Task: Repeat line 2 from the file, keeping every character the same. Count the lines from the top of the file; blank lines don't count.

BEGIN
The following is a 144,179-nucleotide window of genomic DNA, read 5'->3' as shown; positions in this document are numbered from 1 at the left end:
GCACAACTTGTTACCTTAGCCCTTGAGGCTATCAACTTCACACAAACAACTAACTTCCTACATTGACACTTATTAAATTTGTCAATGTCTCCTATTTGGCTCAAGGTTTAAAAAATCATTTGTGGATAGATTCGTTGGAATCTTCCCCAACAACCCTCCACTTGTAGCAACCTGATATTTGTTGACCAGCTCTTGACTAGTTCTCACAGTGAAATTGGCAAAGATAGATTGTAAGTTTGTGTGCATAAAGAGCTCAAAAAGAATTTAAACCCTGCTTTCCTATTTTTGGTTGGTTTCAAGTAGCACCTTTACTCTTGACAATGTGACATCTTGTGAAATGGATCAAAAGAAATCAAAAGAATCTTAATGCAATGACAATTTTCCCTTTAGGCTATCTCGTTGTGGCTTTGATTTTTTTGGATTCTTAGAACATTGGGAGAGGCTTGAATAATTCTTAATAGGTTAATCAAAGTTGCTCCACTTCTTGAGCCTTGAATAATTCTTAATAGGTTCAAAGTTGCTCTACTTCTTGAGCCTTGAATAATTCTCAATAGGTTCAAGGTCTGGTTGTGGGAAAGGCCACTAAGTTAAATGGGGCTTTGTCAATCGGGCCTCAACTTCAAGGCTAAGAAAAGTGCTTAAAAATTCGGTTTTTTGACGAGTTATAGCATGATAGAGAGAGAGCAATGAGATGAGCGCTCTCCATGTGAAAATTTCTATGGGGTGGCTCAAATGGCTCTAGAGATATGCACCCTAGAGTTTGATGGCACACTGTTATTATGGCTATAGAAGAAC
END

GCACAACTTGTTACCTTAGCCCTTGAGGCTATCAACTTCACACAAACAACTAACTTCCTACATTGACACTTATTAAATTTGTCAATGTCTCCTATTTGGCTCAAGGTTTAAAAAATCATTTGTGGATAGATTCGTTGGAATCTTCCCCAACAACCCTCCACTTGTAGCAACCTGATATTTGTTGACCAGCTCTTGACTAGTTCTCACAGTGAAATTGGCAAAGATAGATTGTAAGTTTGTGTGCATAAAGAGCTCAAAAAGAATTTAAACCCTGCTTTCCTATTTTTGGTTGGTTTCAAGTAGCACCTTTACTCTTGACAATGTGACATCTTGTGAAATGGATCAAAAGAAATCAAAAGAATCTTAATGCAATGACAATTTTCCCTTTAGGCTATCTCGTTGTGGCTTTGATTTTTTTGGATTCTTAGAACATTGGGAGAGGCTTGAATAATTCTTAATAGGTTAATCAAAGTTGCTCCACTTCTTGAGCCTTGAATAATTCTTAATAGGTTCAAAGTTGCTCTACTTCTTGAGCCTTGAATAATTCTCAATAGGTTCAAGGTCTGGTTGTGGGAAAGGCCACTAAGTTAAATGGGGCTTTGTCAATCGGGCCTCAACTTCAAGGCTAAGAAAAGTGCTTAAAAATTCGGTTTTTTGACGAGTTATAGCATGATAGAGAGAGAGCAATGAGATGAGCGCTCTCCATGTGAAAATTTCTATGGGGTGGCTCAAATGGCTCTAGAGATATGCACCCTAGAGTTTGATGGCACACTGTTATTATGGCTATAGAAGAAC